Working in the private office setting, the resident should also develop proficiency in interviewing and communicating with the elective plastic surgery patients. The Chief Resident (PS3) should build upon his/her experience and function as a Chief Resident taking a leadership role in patient selection, management and operative decision making.

Mercy Hospital St. Louis Rotation (STJI)

Mercy Hospital St. Louis's Medical Center Burn Unit is the only burn unit in the St. Louis metropolitan region and serves a population of over three million. Each resident in the coordinated track spends two months during the third year of general surgical residency in the Burn Unit. The purpose of this rotation is for the residents to gain experience in the acute resuscitation of the burn patient as well as in the acute surgical management of burn wounds. 

The plastic surgery resident should obtain experience in the following areas:

  • Acute resuscitation of the pediatric and adult burn patient.
  • Airway management of the burn patient.
  • Management of chemical and electrical burns.
  • Surgical debridement and grafting in the acute burn setting.
  • Familiarity with skin substitutes such as porcine grafts, biobrane, Apligraft, tissue cultured skin autografts.
  • Psychological impact of burn trauma of a patient and his/her family.
  • Postoperative hospital and office care of the burn patient.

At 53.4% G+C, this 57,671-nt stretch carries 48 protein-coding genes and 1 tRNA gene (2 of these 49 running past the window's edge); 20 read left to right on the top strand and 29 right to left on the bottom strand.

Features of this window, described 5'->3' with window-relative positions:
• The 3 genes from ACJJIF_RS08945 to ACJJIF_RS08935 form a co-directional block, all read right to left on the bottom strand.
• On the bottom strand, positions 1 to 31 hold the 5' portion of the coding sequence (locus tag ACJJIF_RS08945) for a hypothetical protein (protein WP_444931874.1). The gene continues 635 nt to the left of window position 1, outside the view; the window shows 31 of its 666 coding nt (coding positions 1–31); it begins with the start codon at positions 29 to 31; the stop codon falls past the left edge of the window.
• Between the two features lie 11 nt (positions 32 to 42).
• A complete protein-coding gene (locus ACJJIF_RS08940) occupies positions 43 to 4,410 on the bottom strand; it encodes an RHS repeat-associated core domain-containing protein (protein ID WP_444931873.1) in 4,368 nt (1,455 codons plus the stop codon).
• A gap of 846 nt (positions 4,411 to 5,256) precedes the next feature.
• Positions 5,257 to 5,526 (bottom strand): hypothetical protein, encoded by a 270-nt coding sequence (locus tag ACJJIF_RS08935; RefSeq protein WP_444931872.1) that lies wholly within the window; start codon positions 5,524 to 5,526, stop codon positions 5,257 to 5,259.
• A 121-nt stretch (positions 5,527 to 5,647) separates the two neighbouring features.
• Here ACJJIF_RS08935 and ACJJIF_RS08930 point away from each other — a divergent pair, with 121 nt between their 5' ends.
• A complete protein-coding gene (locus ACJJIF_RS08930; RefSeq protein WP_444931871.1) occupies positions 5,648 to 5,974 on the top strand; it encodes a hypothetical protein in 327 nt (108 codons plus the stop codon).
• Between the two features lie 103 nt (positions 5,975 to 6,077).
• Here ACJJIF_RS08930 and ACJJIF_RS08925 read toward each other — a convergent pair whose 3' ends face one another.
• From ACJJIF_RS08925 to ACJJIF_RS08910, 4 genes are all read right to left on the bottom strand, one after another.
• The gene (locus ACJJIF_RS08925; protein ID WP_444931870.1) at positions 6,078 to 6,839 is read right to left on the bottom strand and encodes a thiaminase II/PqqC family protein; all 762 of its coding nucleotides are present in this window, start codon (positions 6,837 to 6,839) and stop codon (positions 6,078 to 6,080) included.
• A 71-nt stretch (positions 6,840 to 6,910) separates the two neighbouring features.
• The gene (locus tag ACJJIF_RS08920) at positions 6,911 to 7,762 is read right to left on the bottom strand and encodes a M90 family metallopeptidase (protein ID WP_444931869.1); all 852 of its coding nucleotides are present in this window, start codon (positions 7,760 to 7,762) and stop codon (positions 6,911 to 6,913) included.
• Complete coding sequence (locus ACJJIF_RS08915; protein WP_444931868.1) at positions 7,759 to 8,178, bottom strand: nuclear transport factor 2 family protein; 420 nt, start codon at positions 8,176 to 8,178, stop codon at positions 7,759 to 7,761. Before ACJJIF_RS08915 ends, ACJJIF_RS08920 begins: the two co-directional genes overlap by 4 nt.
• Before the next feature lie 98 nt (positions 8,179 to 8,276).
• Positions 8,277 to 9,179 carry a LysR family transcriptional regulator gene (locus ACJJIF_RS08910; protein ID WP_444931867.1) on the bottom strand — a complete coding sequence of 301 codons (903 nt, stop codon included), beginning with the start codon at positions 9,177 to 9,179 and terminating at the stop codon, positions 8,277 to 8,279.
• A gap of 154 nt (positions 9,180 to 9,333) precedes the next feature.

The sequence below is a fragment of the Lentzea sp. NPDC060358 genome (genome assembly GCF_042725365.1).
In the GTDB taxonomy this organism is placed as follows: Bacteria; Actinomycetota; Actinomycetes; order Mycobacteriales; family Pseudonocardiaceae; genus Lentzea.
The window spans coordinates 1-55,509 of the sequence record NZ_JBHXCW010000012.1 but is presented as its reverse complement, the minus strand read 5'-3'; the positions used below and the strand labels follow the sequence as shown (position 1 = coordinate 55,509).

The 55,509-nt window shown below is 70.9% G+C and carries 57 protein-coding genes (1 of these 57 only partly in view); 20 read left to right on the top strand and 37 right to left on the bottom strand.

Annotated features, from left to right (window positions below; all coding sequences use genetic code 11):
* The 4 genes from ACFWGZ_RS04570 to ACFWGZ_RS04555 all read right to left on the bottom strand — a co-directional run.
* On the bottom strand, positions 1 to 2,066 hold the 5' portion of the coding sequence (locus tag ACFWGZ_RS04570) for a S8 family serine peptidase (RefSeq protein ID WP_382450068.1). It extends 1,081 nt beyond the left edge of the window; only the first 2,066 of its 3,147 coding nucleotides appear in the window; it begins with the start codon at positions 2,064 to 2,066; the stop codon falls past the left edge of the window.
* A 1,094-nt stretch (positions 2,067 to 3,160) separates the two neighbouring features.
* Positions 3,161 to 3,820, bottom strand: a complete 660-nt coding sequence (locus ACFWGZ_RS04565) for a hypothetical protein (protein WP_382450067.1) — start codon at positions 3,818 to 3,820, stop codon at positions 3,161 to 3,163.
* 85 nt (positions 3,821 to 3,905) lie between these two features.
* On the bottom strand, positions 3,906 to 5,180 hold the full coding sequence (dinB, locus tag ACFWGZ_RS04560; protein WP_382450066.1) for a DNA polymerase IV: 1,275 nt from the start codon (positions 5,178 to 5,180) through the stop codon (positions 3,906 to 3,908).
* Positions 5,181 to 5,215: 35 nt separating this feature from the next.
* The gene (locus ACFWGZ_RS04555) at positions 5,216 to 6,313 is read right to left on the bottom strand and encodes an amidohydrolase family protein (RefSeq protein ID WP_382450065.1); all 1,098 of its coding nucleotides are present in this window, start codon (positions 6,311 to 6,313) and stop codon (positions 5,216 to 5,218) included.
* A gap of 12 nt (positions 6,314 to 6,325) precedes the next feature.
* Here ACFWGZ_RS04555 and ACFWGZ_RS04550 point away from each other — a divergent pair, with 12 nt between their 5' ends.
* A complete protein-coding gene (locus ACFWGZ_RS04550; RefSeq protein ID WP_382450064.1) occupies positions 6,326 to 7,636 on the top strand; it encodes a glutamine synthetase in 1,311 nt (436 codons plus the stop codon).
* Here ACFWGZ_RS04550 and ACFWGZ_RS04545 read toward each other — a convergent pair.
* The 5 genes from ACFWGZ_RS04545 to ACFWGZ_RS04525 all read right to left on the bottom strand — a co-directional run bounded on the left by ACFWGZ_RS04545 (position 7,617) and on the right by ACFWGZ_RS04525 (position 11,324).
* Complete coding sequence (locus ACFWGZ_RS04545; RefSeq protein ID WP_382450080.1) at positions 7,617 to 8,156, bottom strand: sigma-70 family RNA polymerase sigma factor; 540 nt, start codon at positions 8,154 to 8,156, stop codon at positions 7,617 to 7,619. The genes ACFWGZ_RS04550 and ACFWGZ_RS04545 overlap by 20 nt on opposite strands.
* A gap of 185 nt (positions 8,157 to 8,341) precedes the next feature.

• Free tissue transfer of the upper and lower extremity. (Mercy Hospital St. Louis  has a fully staffed microsurgical lab. Each resident should take advantage of this opportunity during this rotation to become proficient in microsurgical technique.)
  • The relationship between burn care, recovery and systems-based practice.
  • Evaluation and selection of the aesthetic surgery patient.
  • Breast reconstruction
  • Aesthetic surgery, including facelift, blepharoplasty, rhinoplasty, breast augmentation and mastopexy, abdominoplasty and liposuction.
Aesthetic Surgery Rotation (PS2,PS3)

The aesthetic surgery rotation is a focused experience in the evaluation, operative treatment, and postoperative management of the patient seeking aesthetic surgery. The goals and objectives are centered around the six core competencies set forth by the Residency Review Committee for Plastic Surgery : 

Medical Knowledge

  • Understand the anatomy of the breast, eyelid and periorbital region, nose, and facial skeletal and soft tissues as they relate to aesthetic surgical procedures.